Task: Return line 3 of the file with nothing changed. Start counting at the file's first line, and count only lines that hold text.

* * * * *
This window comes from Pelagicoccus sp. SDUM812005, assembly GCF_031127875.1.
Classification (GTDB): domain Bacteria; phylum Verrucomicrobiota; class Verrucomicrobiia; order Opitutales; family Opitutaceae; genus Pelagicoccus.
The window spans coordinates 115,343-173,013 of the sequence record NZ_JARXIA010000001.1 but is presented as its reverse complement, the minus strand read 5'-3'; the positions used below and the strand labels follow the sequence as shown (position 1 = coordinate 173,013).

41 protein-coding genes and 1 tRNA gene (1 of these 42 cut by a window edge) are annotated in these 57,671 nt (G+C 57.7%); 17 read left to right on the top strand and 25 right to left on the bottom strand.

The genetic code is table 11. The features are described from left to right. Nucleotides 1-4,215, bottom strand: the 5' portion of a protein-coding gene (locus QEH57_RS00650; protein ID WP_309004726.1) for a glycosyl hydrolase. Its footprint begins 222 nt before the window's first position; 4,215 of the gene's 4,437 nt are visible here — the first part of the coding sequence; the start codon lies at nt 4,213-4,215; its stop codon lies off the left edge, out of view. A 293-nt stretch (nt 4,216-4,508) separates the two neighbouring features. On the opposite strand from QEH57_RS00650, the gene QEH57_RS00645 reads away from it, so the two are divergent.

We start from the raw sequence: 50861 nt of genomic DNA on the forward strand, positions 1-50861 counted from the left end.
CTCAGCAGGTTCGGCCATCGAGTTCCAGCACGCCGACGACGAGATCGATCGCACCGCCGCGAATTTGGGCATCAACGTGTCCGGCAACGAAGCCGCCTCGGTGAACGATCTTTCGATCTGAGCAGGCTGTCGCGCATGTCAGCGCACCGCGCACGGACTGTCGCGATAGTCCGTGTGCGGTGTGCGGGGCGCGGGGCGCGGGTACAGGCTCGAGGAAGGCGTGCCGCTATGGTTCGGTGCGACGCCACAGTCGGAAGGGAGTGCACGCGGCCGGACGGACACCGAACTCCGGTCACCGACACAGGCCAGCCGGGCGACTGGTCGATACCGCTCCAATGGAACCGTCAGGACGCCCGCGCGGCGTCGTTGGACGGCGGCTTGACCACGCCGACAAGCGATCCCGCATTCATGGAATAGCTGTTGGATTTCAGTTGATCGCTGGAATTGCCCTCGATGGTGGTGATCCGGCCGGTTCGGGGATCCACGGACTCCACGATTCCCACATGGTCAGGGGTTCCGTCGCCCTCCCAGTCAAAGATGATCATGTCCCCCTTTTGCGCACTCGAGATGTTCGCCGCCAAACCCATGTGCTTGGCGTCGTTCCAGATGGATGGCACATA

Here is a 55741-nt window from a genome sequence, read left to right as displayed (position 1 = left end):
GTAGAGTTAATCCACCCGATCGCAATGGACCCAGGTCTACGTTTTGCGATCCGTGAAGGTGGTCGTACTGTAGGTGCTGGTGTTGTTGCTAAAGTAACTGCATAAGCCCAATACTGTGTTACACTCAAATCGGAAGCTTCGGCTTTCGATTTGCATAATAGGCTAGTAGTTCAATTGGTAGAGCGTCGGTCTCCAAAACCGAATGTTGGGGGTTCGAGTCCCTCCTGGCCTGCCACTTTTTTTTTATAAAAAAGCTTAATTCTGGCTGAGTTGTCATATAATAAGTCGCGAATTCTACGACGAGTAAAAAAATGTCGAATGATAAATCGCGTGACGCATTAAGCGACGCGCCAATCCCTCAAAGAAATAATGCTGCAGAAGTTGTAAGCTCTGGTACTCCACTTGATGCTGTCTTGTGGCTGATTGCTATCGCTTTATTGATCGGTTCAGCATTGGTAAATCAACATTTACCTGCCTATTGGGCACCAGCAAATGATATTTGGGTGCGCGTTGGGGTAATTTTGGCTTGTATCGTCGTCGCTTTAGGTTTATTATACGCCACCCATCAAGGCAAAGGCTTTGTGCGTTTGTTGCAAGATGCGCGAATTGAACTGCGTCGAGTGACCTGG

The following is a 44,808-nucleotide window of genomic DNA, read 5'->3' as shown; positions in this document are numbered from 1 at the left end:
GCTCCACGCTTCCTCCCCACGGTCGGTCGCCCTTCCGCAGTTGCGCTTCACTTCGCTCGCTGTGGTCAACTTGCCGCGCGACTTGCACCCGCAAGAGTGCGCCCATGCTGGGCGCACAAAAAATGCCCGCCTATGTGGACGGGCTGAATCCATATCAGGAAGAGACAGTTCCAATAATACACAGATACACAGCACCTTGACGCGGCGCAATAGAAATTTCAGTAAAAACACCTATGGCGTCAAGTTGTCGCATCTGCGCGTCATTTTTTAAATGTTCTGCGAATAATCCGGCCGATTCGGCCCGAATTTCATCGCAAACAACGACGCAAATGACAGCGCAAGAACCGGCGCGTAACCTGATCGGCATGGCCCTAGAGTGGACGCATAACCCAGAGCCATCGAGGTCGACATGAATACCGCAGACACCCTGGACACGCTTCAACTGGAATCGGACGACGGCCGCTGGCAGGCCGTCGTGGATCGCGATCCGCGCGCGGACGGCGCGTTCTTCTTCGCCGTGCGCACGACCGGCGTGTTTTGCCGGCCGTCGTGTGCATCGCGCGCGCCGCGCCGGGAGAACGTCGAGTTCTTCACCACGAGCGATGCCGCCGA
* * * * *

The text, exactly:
The window spans coordinates 115,343-173,013 of the sequence record NZ_JARXIA010000001.1 but is presented as its reverse complement, the minus strand read 5'-3'; the positions used below and the strand labels follow the sequence as shown (position 1 = coordinate 173,013).